Every Picture’s Untold Story, Part Two

DATELINE: Twice-Told Lizards

Mrs. Arnolfini, not pregnant No Expectations?

Waldemar Janusczark returns for a second round of nasty interpretations of great works of art. The series is the veddy British Every Picture Tells a Story. He isn’t off much in his comments. After all, it’s art and open to criticism from a legitimate authority. He does it with aplomb and humor, if not deadpan accuracy.

Among the targets this time around are Da Vinci and Caravaggio, as well as Jan Van Eyke.

First up on the hit list is Caravaggio, known for his violent depictions of effeminate boys, mostly commissioned works for wealthy and gay bishops.

Caravaggio liked to use rough trade types from the streets of Rome in his religious depictions, and he also enjoyed using a younger version of himself as Bacchus, that god of dissipation and licentiousness.

So, Waldemar goes after Boy Bitten by Lizard. It may be one of the rare occasions when pontification about the symbol of the middle finger is at the heart of art.

Later, he tackles Da Vinci with a hatchet. There is no love for the great master as Waldemar notes how Mona Lisa is a marketing icon and a plump housewife whose critical appreciation is overwrought.

He also takes on The Marriage of Arnolfini, ridiculing anyone who says Mrs. Arnolfini is not pregnant in the picture. He goes even a step beyond to suggest that she is the victim of death in childbirth and that the portrait is posthumous, done as homage by her husband.

You cannot go wrong by hearing these takes on great art, and it will make you the center of attention at parties when you reveal what you have learned.

 

 

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Mona Lisa Mystery: Mother of Heavens!

DATELINE: Plausible Theory about Mona’s Secret

mona

A documentary on Da Vinci’s “Mona Lisa” is always worth a glance, but we nearly clamped down on this one immediately. Secret of Mona Lisa is fairly entertaining documentary theory, despite a few missteps.

It falsely noted that the painting has been famous for “centuries,” not exactly true as it has been only well-known since its kidnapping in 1911. Before that, it was not well-protected or well-considered.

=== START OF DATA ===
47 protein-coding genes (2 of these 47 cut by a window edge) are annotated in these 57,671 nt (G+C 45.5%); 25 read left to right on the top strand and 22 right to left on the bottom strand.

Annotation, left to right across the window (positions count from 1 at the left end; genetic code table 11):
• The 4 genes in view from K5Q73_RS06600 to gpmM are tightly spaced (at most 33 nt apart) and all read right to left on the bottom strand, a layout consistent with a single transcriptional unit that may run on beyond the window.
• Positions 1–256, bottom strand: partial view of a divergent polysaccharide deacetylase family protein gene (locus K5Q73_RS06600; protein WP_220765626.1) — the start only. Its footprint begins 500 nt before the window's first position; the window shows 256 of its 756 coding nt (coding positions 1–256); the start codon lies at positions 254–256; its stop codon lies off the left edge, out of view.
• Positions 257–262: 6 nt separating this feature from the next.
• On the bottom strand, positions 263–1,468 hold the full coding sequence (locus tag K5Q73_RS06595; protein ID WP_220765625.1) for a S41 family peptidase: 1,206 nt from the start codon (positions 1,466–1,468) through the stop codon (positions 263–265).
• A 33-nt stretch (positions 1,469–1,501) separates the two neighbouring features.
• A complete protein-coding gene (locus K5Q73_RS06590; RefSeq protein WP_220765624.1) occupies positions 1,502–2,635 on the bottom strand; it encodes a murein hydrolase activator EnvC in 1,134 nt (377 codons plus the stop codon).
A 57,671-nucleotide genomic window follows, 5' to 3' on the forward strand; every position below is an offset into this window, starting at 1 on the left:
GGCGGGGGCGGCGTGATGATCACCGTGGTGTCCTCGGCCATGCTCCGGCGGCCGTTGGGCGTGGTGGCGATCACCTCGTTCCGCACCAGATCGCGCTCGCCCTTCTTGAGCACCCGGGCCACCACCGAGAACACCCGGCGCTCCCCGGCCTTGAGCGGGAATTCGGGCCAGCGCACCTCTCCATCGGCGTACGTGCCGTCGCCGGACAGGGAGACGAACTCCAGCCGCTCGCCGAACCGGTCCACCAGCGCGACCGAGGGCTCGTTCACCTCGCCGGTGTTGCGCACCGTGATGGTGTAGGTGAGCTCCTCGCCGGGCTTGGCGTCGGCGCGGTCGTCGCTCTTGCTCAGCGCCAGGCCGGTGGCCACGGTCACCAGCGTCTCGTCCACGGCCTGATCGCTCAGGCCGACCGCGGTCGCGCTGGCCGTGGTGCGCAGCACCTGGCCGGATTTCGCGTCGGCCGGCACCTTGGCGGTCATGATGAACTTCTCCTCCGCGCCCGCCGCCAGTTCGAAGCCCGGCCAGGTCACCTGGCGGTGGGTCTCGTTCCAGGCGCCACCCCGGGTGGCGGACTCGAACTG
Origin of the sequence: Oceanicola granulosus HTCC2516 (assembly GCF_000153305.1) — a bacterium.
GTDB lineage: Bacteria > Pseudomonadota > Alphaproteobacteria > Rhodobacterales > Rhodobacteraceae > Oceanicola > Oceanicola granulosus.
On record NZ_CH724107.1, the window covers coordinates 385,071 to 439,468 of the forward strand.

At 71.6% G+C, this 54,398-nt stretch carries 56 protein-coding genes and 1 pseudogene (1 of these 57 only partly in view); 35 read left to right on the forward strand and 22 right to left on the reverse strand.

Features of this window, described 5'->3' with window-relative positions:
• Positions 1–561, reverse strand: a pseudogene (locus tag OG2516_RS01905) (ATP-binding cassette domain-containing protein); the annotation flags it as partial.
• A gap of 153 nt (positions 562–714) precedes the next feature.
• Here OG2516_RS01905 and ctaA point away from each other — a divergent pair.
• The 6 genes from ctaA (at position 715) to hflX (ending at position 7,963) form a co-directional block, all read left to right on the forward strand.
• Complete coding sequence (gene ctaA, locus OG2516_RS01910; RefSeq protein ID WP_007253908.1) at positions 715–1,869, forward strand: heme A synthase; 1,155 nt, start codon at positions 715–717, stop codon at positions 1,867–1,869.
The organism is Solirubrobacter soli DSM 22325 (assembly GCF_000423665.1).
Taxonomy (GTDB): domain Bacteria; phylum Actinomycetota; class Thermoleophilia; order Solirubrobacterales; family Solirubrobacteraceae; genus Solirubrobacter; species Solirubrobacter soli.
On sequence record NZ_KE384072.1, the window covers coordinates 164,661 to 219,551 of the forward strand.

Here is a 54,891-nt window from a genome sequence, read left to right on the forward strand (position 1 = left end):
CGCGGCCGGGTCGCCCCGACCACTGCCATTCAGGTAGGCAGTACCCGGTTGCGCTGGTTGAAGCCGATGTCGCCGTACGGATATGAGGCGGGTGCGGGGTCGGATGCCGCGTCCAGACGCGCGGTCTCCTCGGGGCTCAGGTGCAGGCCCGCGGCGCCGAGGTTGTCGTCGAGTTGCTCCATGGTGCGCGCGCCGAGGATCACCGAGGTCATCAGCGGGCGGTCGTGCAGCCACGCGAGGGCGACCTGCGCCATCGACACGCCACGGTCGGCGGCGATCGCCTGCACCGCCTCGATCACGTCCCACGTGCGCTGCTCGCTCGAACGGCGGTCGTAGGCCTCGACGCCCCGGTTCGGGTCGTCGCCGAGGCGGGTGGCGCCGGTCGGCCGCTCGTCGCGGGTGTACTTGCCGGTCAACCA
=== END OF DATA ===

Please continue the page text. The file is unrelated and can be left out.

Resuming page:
Then, the documentary narrator noted that Leonardo died at the “advanced age of 67.”  Pardon us? Perhaps they meant that 67 was advanced in 1520. We hang tough.

It’s flatly called The Secret of Mona Lisa, to no surprise.

The point of the hour-long special was to come up with a plausible theory on Mona Lisa’s true identity. For years experts have grappled with the notion she was the third wife (albeit young trophy wife) of a rich Florentine silk merchant.

What businessman pays for a painting and never collects it? And worse, would he let his wife wear her worst, most colorless togs for the sitting?  Of course, some experts think this is not the portrait of La Gioconda, the businessman’s wife; that particular portrait may actually be lost.

However, there are no records of payment, collection, transfer, or disposition until after Leonardo’s death when his boyfriend and young companion, Salai, lists a Gioconda picture among his after-effects. That one is definitely lost.

So, the Louvre picture is an entirely different portrait, misidentified as Mona Lisa Gioconda, the merchant’s spouse.

We have considered for years that Leonardo painted himself in women’s clothes for this little subject. Then again, all Leonardo’s subject faces look alike, as if he used the mirror to save on model costs.

The film comes up with the best theory of Mona Lisa’s identity that we have ever heard: though again, there is no record of it being commissioned by one of the Medici family as a picture of an illegitimate son’s dead mother.

She is, in fact, a representation of all motherhood for Leonardo, perhaps his own mother, as he too was out of wedlock born.

Since in later years, we ourselves commissioned a painting of our long-gone mother in her youth to hang in our home, we know the idea is not so far-fetched. Old men like to see a picture of their youthful mother who died long ago, too young.

In that sense, this little documentary struck a chord with us.